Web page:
LONDON (Reuters) - Prime Minister Boris Johnson told the European Union on Monday that the Brexit ball was in its court and that the bloc should now urgently discuss in detail his proposal for breaking the deadlock in talks ahead of Britain’s departure on Oct. 31.
With just 24 days to go before the United Kingdom is due to leave the EU, both sides are positioning themselves to avoid blame for a delay or a disorderly no-deal Brexit.
EU leaders reacted coolly to Johnson’s last-ditch proposals to bridge the impasse, indicating just how far apart the two sides are over the first departure of a sovereign state from the EU, which was forged from Europe’s ruins after World War Two.
“What we’re saying to our friends is (that) this is a very generous, fair and reasonable offer we’ve made. What we’d like to hear from you now is what your thoughts are,” Johnson said.
“If you have issues with any of the proposals that we’ve come up with, then let’s get into the detail and discuss them,” he told reporters, reiterating his position that the United Kingdom would leave the EU on Oct. 31.
At stake, potentially, are the unity of the United Kingdom, peace on the island of Ireland, global growth and the future shape of the European project.
Johnson has repeatedly vowed that Britain will leave the bloc on Oct. 31 and that he would rather be “dead in a ditch” than seek any further extension of the departure date.
A law passed by his political opponents requires him to write to the EU requesting a delay if he has failed to agree a deal by Oct. 19, the day after an EU summit of all 28 national leaders in Brussels.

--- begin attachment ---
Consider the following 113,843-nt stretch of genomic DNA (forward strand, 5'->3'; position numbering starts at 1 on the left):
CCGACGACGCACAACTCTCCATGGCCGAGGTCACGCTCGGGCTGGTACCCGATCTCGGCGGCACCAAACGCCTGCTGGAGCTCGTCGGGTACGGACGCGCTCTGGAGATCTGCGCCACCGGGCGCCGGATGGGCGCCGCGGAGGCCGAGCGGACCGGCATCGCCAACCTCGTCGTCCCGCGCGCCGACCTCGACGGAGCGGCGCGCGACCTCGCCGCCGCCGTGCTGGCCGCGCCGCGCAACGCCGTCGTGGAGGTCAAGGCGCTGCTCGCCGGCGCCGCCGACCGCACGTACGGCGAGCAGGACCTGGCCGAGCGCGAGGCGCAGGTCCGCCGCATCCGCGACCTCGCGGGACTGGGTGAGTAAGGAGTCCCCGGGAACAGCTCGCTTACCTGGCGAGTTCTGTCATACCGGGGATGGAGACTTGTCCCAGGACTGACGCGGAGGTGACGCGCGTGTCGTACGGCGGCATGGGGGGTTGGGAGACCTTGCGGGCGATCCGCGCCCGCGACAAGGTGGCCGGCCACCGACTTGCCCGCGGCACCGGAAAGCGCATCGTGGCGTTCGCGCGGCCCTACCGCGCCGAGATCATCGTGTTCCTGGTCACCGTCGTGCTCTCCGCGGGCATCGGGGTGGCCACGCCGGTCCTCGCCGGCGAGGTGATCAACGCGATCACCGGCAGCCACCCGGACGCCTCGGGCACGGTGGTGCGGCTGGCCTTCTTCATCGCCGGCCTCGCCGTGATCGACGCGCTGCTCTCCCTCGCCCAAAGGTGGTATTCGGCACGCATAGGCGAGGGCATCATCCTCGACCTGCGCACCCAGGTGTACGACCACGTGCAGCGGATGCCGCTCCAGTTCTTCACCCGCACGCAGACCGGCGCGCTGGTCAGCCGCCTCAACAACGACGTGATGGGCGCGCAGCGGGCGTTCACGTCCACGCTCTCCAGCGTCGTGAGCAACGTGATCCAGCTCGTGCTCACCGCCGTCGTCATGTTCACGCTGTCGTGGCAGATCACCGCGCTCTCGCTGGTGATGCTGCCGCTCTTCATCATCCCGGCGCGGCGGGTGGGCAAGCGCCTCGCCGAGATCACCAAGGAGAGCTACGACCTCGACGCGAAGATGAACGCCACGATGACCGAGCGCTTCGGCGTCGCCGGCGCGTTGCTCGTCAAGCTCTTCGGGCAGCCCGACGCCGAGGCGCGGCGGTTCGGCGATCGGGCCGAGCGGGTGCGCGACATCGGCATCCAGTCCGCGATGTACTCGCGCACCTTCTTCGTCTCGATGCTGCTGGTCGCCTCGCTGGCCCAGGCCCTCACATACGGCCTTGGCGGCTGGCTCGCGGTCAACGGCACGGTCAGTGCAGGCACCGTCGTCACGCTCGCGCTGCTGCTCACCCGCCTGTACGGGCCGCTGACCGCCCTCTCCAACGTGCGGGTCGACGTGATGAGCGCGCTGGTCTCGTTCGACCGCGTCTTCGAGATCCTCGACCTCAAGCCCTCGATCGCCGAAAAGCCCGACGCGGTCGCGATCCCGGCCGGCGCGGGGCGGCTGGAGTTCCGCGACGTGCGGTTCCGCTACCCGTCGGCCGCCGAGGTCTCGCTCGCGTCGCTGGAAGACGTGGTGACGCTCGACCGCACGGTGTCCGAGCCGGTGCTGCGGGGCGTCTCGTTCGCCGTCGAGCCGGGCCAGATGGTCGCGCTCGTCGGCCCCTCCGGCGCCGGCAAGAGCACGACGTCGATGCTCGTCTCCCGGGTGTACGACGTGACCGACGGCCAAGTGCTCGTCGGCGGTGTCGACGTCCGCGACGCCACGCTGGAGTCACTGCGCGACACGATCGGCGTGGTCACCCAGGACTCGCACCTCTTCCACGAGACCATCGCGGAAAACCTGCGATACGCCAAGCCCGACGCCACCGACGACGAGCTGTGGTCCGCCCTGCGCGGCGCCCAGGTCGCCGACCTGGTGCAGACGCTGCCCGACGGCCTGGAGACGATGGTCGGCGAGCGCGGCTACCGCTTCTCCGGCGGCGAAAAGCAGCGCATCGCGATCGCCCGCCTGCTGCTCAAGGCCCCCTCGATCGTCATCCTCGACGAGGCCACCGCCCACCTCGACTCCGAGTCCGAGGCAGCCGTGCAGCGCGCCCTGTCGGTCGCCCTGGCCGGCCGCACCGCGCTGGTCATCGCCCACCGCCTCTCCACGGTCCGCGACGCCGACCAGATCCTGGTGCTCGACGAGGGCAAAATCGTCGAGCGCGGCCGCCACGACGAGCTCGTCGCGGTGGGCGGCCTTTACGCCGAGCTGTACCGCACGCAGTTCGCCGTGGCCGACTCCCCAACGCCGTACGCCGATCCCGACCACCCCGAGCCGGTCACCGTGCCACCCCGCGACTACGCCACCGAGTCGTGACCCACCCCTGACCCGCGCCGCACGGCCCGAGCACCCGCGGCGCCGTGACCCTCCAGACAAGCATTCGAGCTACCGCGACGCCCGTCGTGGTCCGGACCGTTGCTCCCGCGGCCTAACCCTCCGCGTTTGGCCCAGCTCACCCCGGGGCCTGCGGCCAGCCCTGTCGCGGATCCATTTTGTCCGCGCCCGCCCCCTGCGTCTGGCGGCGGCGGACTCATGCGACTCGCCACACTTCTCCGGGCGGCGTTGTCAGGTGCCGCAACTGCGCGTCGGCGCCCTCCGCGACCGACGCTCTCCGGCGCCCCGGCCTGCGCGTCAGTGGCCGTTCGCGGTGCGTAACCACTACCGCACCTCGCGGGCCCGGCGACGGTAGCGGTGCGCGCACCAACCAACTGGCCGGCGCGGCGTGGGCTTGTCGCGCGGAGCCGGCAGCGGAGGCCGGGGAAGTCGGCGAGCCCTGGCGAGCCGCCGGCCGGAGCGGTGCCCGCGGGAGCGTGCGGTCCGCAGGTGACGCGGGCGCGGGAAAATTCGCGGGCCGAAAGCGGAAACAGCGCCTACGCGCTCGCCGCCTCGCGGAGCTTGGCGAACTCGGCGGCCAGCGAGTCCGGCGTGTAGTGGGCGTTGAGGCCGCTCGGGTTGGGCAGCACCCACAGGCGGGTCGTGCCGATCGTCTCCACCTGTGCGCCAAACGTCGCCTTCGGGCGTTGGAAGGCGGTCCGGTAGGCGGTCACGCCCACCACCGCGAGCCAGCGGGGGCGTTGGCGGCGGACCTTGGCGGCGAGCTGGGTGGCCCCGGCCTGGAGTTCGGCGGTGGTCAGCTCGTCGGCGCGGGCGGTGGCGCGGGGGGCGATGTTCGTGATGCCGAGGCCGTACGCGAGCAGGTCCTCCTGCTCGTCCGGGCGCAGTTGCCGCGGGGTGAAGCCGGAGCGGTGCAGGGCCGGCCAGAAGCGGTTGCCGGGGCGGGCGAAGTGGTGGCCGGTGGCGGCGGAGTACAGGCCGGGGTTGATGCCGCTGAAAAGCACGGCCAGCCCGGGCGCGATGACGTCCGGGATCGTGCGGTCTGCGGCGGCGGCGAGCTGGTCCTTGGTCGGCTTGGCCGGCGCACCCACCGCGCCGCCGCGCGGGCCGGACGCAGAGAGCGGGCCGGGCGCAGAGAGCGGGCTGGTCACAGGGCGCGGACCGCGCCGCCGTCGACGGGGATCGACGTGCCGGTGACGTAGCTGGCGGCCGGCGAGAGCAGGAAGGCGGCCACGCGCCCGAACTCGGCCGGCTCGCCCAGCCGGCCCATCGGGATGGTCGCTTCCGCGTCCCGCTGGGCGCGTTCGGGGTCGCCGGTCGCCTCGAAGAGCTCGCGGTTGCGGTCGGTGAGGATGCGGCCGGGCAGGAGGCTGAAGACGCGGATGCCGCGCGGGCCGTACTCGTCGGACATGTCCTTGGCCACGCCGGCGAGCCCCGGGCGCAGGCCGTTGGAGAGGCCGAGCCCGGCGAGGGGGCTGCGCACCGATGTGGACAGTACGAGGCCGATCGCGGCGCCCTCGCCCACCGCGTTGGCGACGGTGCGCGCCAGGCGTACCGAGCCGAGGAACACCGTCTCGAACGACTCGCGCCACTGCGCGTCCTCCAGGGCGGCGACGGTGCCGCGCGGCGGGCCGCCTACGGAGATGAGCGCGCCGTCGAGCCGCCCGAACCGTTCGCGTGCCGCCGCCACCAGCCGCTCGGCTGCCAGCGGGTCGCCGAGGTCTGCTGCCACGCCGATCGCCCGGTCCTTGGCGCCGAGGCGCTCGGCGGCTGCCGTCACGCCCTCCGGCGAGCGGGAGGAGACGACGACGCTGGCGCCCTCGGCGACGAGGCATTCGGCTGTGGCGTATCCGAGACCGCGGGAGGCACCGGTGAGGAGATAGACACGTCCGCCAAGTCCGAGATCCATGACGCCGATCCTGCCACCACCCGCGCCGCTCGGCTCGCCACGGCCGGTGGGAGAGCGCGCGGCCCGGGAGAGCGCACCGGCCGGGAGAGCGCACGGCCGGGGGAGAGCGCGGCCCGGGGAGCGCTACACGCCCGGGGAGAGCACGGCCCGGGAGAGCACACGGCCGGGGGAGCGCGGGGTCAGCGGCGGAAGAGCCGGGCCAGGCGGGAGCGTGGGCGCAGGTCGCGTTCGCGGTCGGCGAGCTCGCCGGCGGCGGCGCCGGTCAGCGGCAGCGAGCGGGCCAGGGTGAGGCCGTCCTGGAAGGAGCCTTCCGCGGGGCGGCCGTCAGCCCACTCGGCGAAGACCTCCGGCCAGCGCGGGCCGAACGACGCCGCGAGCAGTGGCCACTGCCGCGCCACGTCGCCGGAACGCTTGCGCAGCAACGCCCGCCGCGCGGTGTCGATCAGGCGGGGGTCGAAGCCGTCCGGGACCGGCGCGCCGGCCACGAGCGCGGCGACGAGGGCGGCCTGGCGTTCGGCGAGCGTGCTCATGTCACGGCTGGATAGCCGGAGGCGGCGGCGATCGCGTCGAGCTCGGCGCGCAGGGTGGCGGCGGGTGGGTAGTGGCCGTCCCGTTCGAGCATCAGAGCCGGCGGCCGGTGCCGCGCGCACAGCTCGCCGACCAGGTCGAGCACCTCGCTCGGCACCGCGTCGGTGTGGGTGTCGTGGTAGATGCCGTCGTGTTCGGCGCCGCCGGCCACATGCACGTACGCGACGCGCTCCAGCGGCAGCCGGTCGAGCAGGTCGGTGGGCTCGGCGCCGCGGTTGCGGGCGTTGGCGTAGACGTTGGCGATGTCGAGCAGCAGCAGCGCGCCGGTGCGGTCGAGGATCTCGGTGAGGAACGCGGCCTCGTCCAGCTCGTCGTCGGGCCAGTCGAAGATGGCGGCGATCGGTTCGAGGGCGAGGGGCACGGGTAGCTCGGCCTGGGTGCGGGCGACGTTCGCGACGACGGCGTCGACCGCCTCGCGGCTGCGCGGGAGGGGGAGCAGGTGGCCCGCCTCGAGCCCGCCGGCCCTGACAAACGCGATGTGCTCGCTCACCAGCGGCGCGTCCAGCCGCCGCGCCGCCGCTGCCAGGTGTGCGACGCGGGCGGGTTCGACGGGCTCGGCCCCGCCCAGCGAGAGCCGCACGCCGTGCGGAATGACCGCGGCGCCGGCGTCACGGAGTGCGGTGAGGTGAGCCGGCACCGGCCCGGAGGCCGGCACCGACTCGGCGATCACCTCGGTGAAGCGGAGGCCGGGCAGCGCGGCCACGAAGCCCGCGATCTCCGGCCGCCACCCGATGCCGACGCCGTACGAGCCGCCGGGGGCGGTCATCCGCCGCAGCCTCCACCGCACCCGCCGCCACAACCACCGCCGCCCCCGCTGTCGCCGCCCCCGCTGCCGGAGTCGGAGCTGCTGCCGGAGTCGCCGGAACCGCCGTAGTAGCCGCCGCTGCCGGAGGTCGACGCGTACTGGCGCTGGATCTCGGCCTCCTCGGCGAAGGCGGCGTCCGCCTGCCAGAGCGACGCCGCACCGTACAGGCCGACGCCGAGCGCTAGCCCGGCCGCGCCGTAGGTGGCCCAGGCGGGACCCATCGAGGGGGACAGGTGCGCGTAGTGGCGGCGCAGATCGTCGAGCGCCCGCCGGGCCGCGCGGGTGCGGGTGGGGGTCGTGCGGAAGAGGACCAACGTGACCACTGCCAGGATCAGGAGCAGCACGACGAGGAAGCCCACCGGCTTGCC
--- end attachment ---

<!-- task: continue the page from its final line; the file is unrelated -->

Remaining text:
A Scottish court on Monday rejected a bid by campaigners seeking an order to force Johnson to ask for a Brexit delay, citing assurances given to the court by the government that it would comply with the law.
Johnson made his proposal to the EU last Wednesday, offering a possible compromise on the Irish border - the most contentious issue - that drew cool reception from the EU.
He went further than many had expected on trying to solve the dilemma over the border between British-ruled Northern Ireland and EU member Ireland by proposing an all-island regulatory zone to cover all goods. This would replace the so-called “backstop” arrangement he says Britain cannot accept.
However, Northern Ireland would leave the EU’s customs area along with the rest of the UK and the province’s institutions would be able to opt to exit the regulatory zone - a step too far for Ireland and the EU.
“That’s a no-go,” said a diplomat dealing with Brexit in Brussels. “Unless they move towards accepting a genuine backstop to cover all of Northern Ireland in all aspects and with no limitations, I see no chance for a deal.”
“There will not be a deal compromising the single market, this is a foundation of the whole of the EU.”
The backstop aims to avoid the imposition of any border checks on the island of Ireland after Brexit. Johnson argues that it would split Northern Ireland from the rest of the United Kingdom or else trap the whole UK in the EU’s orbit for years.
Johnson outlined his latest proposals in a telephone call to French President Emmanuel Macron on Sunday, an Elysee official said. Macron said the EU would evaluate progress at the end of the week, a message reinforced by others in the bloc on Monday.
“The political reality is that we should know by the end of the week whether we are still in deal-making mode or not,” said an EU official.
The EU must match the compromises made by Britain to secure a Brexit deal, Johnson’s spokesman said on Monday.
“We are ready to talk to the EU at pace to secure a deal so that we can move on and build a new partnership between the UK and the EU, but if this is to be possible, the EU must match the compromises that the UK has made,” the spokesman said.
But the EU has multiple issues with the London proposal.
They zero in on the Northern Irish authorities’ role; the envisaged arrangements for customs, VAT and excise tax; just competition clauses; as well as a general commitment proposed by Britain that neither side would ever introduce border checks on the sensitive Irish frontier.
The EU says that risks tying its hands while at the same time not providing any workable solution to keep the border open.
Additional reporting by Gabriela Baczynska and John Chalmers in Brussels, Writing by Guy Faulconbridge, Editing by Gareth Jones